Just read this amazing article in my home country paper about why we get fat in our 50’s. I thought I should share some of the content with you.
Just when you thought that baby boomers had it easy with their cheap university and roster of properties bought for a bag of avocados, It turns out that they’re hitting middle-age with some major changes in body composition.
Not just wrinkles, sagging skin and the full coverage of salt and pepper; becoming a quinquagenarian also means a decrease in muscle mass and an increase in fat.
Scientific Term for it all
Yes, they have a term for it, the state we find ourselves in as we become that quinquagenarian. Age-related muscle loss called Sarcopenia, which translates from Greek as a loss of flesh. This starts early, like in your 20s and 30s. nut it is most acute as we roll into our 50s.
We get that moment when we need a burst of strength and its MIA.
Sadly it is not only the loss of muscle but the accumulation of fat that goes with it, that compounds the change.
From there, there are scientific links to obesity and a specific health condition appropriately known as “sarcopenic-obesity”
Research that supports it, sadly
Associate Professor Debra Waters, Director of Gerontology Research and Director of Ageing Well National Science Challenge at Otago University, is a world expert in the field of age-related muscle loss and weight gain.
She says that as muscle and bone mass declines, body fat “continues to increase and peaks around middle age [55–65], after which time it starts decreasing although visceral fat continues to increase well beyond 70 years of age.
“This is exacerbated by low physical activity, reduced mitochondria [energy producing organelles] and reduced oxidative capacity. The age-related decreases in the components of total energy expenditure [resting metabolic rates, the energy it takes to digest and absorb food and physical activity] contribute largely to the gradual increase in body fat with age.”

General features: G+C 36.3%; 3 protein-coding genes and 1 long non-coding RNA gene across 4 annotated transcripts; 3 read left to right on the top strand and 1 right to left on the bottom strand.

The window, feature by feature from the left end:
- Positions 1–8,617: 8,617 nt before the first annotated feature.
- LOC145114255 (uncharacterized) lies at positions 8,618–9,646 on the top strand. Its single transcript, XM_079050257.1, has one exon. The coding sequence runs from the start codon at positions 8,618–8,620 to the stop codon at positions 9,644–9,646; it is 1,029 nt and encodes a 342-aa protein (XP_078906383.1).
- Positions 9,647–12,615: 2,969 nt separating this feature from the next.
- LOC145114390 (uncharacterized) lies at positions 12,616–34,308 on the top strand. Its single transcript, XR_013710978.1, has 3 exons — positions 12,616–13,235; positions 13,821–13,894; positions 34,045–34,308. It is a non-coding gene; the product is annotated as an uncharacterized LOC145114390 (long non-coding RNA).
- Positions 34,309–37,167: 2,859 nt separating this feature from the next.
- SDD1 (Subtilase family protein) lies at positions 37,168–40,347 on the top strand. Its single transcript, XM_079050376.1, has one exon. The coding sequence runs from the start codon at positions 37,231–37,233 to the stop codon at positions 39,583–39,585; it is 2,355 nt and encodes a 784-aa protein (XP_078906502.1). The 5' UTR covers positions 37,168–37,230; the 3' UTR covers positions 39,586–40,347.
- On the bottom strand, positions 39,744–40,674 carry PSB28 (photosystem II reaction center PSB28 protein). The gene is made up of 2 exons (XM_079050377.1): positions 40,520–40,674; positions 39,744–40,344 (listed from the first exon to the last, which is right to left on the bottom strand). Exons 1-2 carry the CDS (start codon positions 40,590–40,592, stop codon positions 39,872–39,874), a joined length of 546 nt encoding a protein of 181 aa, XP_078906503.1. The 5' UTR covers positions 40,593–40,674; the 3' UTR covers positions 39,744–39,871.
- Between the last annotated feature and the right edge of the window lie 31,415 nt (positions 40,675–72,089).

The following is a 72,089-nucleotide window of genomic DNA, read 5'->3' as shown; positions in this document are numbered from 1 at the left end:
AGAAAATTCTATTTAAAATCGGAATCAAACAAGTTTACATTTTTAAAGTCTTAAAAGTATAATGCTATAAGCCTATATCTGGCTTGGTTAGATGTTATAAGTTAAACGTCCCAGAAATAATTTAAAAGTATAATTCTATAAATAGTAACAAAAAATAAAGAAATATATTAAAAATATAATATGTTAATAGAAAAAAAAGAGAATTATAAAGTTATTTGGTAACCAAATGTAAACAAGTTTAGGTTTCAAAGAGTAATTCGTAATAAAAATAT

Additionally, there are more mitigating factors. Hormonal changes, inflammatory processes, myocellular mechanisms and changes in physical activity that all become that perfect storm. This storm impacts changes to hormone status, anorexia [loss of appetite], loss of motivation/ability to be active [due to secondary issues such as arthritis] and chronic inflammation.
The single biggest driver of muscle loss is inactivity
The age-old phrase “use it or lose it” rings true here in that you need to regularly challenge your muscles for them to stick around – and effectively hold back the fat.
And it is not just stopping the fat, but also keeping the nerves, muscles active and health that slows the rate of sarcopenia. So it is a win-win, no fat no muscle loss!!!!
“Most individuals with sarcopenic-obesity are sedentary, so that small changes in their muscle mass can markedly alter daily energy expenditure. This, in turn, exacerbates the vicious cycle of increased or stable fat mass and decreasing muscle and bone.”
“The [perhaps surprising] bottom-line is that if we stay active, we preserve our nerve cells and our nerve cells will take better care of our muscles.”
Research on exercise shows it is “irrefutable for delaying and reversing sarcopenia and sarcopenic-obesity”.
In addition to exercise, another factor that is thought to counter the effects of age-related muscle loss and weight gain is calorie restriction. Light bulb dietary planning !!!
The bottom line there is a need to exercise and be active. In the US we have statistically another 25 years once we hit 55 years old, so we need to be able to enjoy this time.
I will be adding more posts re-appropriate exercise plans and ongoing more Dietary help so that we don’t sit there wondering, Why we get FAT in our 50s.
I would love to hear your opinion on this as it is hitting home for as a former professional athlete. Please comment below.